Species of mosquito typically found in Australian backyards have been shown to have relatively short flying distances.
Broadly speaking, there are two types of mosquitoes of concern in Australia: saltwater mosquitoes, which breed in estuarine and brackish water; and container mosquitoes, species that breed in small, often temporary bodies of water. A key part of mosquito management concerns eliminating breeding sites. When it comes to saltwater mosquitoes, there is little a homeowner can do. However, when it comes to container-breeding species, elimination of breeding sites around their property can have a big impact on mosquito numbers. The main reason for this comes down to the distance they can fly.
Saltwater mosquitoes are strong flyers, often capable of flying several kilometres. As such, homeowners have little hope of controlling their breeding sites and it is government mosquito control programs that target these species. However, many of the pest mosquitoes found around homes and businesses are container-breeding species and they are far weaker flyers.
Not surprisingly there have been many studies over the years looking at mosquito movement and flight range, particularly of Aedes aegypti, the yellow fever mosquito, which can also spread other diseases such as dengue, chikungunya and Zika. Researchers have just completed a meta-analysis of these studies to provide more definitive information.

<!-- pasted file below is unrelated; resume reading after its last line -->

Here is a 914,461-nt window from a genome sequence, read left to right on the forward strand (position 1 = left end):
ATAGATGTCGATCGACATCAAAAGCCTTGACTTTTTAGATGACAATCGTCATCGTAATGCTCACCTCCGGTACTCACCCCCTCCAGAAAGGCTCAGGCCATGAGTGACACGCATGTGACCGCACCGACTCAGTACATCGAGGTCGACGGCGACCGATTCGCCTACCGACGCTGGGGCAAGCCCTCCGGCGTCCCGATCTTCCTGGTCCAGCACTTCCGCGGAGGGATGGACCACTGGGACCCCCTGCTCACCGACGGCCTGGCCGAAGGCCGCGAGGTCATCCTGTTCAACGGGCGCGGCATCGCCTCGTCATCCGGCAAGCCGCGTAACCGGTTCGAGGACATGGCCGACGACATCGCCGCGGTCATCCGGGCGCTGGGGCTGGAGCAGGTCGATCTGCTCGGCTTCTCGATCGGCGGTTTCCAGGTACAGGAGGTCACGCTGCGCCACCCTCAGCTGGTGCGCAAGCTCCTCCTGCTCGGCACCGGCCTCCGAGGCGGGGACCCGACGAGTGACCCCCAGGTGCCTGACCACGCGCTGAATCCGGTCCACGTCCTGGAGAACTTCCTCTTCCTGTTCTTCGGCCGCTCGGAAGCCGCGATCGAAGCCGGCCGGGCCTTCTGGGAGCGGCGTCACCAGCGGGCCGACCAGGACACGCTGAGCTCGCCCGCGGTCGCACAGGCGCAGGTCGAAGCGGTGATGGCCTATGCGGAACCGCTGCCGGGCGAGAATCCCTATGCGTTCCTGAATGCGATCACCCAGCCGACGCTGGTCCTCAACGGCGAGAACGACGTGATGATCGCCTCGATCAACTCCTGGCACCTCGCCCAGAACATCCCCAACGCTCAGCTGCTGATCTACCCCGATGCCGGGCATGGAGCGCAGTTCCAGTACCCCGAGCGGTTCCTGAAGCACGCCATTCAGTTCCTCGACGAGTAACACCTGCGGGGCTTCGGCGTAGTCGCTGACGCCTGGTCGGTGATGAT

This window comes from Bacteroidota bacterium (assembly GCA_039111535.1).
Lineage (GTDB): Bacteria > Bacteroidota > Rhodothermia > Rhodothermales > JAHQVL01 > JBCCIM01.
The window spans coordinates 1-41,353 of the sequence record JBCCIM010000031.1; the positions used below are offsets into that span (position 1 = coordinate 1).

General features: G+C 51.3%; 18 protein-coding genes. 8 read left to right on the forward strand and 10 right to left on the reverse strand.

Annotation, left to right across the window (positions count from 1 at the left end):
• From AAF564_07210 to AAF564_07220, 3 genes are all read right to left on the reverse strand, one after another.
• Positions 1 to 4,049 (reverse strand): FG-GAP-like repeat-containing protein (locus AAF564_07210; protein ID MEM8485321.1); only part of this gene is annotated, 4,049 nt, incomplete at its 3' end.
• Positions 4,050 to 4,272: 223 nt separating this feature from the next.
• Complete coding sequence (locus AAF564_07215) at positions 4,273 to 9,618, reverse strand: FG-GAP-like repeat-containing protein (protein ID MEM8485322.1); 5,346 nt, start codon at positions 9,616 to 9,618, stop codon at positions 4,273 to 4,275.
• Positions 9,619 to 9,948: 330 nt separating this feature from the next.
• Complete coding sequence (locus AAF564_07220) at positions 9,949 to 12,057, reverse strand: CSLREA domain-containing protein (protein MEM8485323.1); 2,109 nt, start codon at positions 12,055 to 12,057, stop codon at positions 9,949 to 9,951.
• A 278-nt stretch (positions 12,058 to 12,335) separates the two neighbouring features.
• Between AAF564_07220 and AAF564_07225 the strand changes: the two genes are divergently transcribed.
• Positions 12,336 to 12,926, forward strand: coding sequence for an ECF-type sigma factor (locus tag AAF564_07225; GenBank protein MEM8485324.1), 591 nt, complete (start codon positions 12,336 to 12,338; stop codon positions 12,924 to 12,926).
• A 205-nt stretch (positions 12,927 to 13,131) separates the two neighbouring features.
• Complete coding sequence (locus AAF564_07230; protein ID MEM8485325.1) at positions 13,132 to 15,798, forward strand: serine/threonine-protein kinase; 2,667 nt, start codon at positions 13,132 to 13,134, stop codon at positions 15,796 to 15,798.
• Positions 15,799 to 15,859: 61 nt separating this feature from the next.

Pooling data from 27 studies, the researchers determined that the average distance Aedes aegypti flies from their breeding sites was 106 metres. Interestingly, climatic conditions (wet or dry) appeared to make no difference to flight distance, but they did find mosquitoes flying in the morning travelled about 90 metres further than mosquitoes released at night.
This short flying distance of a key container-breeding mosquito confirms that the strategy of elimination of breeding sites around human habitation should have a significant impact on mosquito numbers.
Further reading: Estimating Aedes aegypti (Diptera: Culicidae) Flight Distance: Meta-Data Analysis Thomas C Moore, Heidi E Brown. Journal of Medical Entomology, Volume 59, Issue 4, July 2022, Pages 1164–1170, https://doi.org/10.1093/jme/tjac070